Potato (Solanum tuberosum) is one of the most economically important annual vegetable crops of Solanaceae family. It is the fourth most cultivated food crop in the world after wheat, rice, maize and is the most important dicotyledonous tuber crop. The edible part of plant is tuber used as cheap food, industrial raw material, animal feed and seed tuber. Potato is sensitive to a number of biotic and abiotic factors. Several approaches including traditional breeding techniques have been made in the past to overcome these constraints. But traditional methods are considered to be complicated in nature and consumed comparatively a longer period to produce a variety with desired characters. To address some of these limitations, plant genetic engineering using desirable genes from various organisms has provided promising results. Most of the transformation studies were conducted with the intention to transfer genes/traits expected to increase the resistance of potato against predators and pathogens (Chye et al., 2005) or to modify common metabolic pathways, such as starch and sucrose synthesis (Edwards et al., 1999).
Genetic engineering of potato cultivars requires the development of transformation protocols and the establishment of efficient regeneration systems. Various important factors such as genotype, source of explants and plant growth regulators significantly influence regeneration of potato. Among the factors that influence growth, the type of cytokinin, such as thidiazuron (TDZ) and 6-benzyladenine (BAP), is critical for initiation of shoot primordia from cultured explants. TDZ, a phenylurea-type cytokinin, has been used as a plant growth regulator to induce organogenesis, including adventitious regeneration of transformed plants in many plant species that were thought to be recalcitrant to regeneration (Cuenca et al., 2000; Corredoira et al., 2008; Sriskandarajah and Lundquist, 2009).
Transformation efficacy in potato is actually highly genotype-dependent, which is the main reason for the existence of many different protocols. The objective of this study is to establish an effective protocol for plant regeneration and transformation of local Iranian varieties, using different types of explants that would allow genetic engineering for important traits. Three cultivars, Agria, Marfona and Desiree were used for transformation with an Agrobacterium binary vector (pBIl21) which included genes for GUS and nptII.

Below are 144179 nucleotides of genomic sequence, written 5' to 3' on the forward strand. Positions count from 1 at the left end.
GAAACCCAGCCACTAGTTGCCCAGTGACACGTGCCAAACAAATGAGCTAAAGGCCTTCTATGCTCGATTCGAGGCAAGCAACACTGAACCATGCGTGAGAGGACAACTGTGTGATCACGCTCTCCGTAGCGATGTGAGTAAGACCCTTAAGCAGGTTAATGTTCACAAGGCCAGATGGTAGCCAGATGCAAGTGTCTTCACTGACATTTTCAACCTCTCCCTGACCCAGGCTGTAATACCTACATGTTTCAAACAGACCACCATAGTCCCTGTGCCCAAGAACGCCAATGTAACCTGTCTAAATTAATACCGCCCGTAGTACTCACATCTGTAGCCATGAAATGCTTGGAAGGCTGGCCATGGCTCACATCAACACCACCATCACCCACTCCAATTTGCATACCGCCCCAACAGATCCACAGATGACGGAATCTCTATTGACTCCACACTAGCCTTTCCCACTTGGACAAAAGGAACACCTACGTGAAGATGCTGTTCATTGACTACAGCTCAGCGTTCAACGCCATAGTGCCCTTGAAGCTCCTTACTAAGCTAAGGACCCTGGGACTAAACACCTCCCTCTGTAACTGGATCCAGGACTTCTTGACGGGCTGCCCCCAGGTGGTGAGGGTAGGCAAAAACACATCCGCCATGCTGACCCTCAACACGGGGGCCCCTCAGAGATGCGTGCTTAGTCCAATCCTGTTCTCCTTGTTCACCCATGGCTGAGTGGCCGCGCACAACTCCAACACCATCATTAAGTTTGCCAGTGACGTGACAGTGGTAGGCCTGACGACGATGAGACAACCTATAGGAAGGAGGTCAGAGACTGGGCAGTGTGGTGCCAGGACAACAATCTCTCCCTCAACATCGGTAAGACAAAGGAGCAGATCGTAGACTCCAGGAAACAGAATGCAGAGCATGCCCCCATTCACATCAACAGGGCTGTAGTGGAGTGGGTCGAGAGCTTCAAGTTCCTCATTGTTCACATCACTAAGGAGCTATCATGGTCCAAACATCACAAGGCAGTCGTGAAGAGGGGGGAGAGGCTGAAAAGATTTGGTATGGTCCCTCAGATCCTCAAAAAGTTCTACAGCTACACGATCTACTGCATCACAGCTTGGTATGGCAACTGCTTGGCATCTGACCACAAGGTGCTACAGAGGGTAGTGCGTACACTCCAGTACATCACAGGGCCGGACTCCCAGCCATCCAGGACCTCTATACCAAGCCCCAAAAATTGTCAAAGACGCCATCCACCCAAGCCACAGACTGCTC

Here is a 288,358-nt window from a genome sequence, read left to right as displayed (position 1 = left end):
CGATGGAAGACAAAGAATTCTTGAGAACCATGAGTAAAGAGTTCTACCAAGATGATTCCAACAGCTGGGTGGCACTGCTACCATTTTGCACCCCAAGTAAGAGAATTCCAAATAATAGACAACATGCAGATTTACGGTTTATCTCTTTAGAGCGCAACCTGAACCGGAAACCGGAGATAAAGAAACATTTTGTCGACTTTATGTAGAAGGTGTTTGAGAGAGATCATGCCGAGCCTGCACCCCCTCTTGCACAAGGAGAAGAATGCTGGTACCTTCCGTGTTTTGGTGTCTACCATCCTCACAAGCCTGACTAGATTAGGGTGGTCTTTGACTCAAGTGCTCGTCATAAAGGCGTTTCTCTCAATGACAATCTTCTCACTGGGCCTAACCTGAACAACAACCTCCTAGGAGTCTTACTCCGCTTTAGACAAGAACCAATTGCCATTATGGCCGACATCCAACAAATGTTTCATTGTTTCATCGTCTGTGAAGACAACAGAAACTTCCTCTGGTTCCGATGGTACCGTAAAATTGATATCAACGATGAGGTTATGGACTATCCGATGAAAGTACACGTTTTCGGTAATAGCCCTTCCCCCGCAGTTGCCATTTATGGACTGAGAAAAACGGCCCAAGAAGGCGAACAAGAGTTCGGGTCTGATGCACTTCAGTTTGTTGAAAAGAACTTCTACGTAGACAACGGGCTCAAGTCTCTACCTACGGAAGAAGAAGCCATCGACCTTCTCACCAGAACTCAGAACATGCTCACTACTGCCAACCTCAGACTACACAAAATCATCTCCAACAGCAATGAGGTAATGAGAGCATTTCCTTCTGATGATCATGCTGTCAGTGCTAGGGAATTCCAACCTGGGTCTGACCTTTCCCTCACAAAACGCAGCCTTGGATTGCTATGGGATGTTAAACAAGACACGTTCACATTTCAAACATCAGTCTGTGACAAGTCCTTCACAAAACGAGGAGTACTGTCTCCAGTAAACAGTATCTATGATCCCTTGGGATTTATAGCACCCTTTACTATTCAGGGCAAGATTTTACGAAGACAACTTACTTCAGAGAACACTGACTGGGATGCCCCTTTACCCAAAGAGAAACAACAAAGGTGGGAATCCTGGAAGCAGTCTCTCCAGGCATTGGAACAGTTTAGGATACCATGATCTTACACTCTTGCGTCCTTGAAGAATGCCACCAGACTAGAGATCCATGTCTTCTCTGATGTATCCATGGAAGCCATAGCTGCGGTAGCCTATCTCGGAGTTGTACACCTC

MATERIALS AND METHODS
Plant materials and culture conditions: In vitro grown plants of potato cultivars Agria, Marfona and Desiree prepared from Genetic Engineering Laboratory, University of Tabriz, Tabriz, Iran. These cultivars were propagated using single-node segments on MS medium (Murashige and Skoog, 1962) containing 2% w/v sucrose and 0.8% w/v agar. The pH of the medium was adjusted to 5.8 before autoclaving and the cultures were grown under a 16 h day1 photoperiod with a light intensity of 56 μmol m‾2 sec1 provided by cool white fluorescent tubes and incubated at 22±2°C ambient temperature.
Regeneration experiments: Internode, petiole and leaf segments of in vitro grown potato cultivars were cut into sections (1 cm each) or small pieces (1 cm2) as explants for callus induction. The explants were cultured on callus induction medium [MS agar medium containing 2% sucrose supplemented with 2 mg L1 6-benzyladenine (BAP) and 1 mg L1α-naphthalene acetic (NAA)] and incubated at 22±2°C under a light intensity of 56 μmol m‾2 sec1. The calli were transferred to the fresh callus induction medium about 21 days interval for further proliferation and maintenance. After 2-3 weeks of incubation, the well-developed compact calli were cultured in Shoot Induction Media (SIM) containing MS basal medium supplemented with various combinations of BAP (1 and 2 mg L1), kinetin (1 and 2 mg L1) and thidiazuron (1 and 2 mg L1). Approximately 40-45 explants were cultured on each of the 8 types of SIM combination. Each experiment was repeated three times. The cultures were incubated in a growth chamber under same conditions of light and temperature, as that of callus induction. After 4-6 weeks, shoot formation was observed. The shoots were excised and transferred to root induction medium (MS medium containing 0.1 mg L1NAA) for root induction.